A few who reached the fire escape door behind the top balcony found the iron staircase missing. In its place was a platform that plunged about 100 feet to the cobblestone alley below. Across the alley, behind the theatre, painters were working on a building occupied by Northwestern University's dental school. When they realized what was happening at the theatre, they quickly erected a makeshift bridge using ladders and wooden planks, extending across the alley to the fire escape platform. Reports vary regarding how many they saved, but several people climbed across the bridge.
Several plunged to their deaths as they tried to escape across the ladder, but many times, that number jumped from the ledge or was pushed by the milling crowd that pressed through the doors behind them. The passageway behind the theatre is still called "Death Alley" today after nearly 150 victims were found here.
When it was over, 572 people died in the fire, and more died later, bringing the eventual death toll up to 602, including 212 children. For nearly five hours, police officers, firemen, and even newspaper reporters carried out the dead. Anxious relatives sifted through the remains, searching for loved ones. Other bodies were taken away by police wagons and ambulances and transported to a temporary morgue at Marshall Field's on State Street. Medical examiners and investigators worked all through the night.
Two of Frank Lloyd Wright's sons, John, eleven, and Frank Jr., thirteen years old, escaped from the Iroquois Theatre with Flora Tobin, their grandmotherCatherine Lee Tobin Wright was Frank Lloyd Wright's first wife, and Flora Tobin was Catherine's mother. Catherine and Frank were married in 1890 and were divorced in 1923. [NOTE: "Flora was known in the family as "Blue Gramma," given the name by color-blind Frank Lloyd Wright Jr., who saw her red hair as blue."]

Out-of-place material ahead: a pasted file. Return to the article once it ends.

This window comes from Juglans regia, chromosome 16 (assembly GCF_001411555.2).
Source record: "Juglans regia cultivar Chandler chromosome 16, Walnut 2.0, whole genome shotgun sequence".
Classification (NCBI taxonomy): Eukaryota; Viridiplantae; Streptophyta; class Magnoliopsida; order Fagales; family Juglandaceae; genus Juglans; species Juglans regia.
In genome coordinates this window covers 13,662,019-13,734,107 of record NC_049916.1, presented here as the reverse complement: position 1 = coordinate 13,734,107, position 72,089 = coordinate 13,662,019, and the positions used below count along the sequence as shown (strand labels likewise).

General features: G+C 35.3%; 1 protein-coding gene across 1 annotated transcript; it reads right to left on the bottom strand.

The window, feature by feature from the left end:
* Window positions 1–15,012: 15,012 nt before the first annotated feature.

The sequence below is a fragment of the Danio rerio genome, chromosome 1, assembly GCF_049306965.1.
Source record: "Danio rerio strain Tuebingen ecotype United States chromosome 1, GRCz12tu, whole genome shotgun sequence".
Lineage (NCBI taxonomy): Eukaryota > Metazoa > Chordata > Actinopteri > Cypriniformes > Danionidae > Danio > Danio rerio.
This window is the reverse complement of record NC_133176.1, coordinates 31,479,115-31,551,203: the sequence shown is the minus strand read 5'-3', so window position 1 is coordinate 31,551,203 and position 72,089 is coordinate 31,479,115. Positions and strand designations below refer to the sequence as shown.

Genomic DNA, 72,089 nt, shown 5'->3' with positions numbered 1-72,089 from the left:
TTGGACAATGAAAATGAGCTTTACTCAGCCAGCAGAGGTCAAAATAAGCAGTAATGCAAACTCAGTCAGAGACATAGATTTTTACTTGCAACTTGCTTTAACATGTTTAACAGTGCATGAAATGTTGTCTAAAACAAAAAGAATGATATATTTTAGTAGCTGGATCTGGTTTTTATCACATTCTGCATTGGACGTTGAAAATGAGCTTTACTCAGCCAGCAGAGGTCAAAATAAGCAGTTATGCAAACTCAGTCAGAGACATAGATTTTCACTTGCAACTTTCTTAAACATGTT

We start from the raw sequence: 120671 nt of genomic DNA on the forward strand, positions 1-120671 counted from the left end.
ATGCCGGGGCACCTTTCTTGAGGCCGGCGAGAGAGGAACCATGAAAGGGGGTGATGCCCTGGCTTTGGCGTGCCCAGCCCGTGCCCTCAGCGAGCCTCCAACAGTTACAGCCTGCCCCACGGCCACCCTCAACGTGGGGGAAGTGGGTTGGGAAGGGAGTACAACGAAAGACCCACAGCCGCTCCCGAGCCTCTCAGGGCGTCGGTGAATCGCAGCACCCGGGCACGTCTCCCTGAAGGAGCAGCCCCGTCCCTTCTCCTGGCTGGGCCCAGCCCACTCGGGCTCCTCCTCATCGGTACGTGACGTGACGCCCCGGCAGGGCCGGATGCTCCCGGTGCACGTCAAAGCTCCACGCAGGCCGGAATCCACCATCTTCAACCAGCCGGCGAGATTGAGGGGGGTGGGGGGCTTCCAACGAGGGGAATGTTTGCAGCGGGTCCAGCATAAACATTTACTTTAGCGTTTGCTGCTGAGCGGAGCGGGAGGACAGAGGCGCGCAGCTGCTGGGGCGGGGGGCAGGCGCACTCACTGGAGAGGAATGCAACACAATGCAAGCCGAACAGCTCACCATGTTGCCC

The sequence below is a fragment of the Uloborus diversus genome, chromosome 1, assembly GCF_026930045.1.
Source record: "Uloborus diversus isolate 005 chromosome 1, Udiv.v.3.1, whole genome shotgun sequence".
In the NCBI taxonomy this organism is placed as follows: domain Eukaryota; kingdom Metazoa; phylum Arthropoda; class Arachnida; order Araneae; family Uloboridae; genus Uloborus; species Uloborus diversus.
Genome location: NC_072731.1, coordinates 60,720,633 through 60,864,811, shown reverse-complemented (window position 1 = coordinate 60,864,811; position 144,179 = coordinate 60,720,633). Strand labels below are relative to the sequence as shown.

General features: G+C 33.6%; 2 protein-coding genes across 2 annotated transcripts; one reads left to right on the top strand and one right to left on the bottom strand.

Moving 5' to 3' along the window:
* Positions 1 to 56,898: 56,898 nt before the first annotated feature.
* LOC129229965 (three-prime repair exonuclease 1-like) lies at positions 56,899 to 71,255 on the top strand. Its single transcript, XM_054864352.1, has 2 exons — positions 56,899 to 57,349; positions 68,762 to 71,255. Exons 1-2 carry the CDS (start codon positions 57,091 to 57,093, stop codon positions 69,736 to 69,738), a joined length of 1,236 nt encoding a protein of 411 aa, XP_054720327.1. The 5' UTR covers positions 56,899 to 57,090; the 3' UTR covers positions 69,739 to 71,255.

This view of the Iroquois Theatre outside was taken after 4:00 PM on December 30, 1903.
The city went into mourning. Newspapers carried lists and photographs of the dead, and the mayor banned all New Year's celebrations. An investigation into the fire brought to light several troubling facts. The investigation discovered that the supposedly "fireproof" asbestos curtain was made from cotton and other combustible materials and would have never saved anyone. In addition to not having any fire alarms in the building, the owners had decided that sprinklers were too unsightly and too costly and had never had them installed.

To make matters worse, the management also established a policy to keep non-paying customers from slipping into the theatre during a performance—they quietly bolted nine pairs of iron panels over the rear doors and installed padlocked, accordion-style gates at the top of the interior second—and third-floor stairway landings. Just as tragic was the idea they came up with to keep the audience from being distracted during a show: They ordered all of the exit lights to be turned off.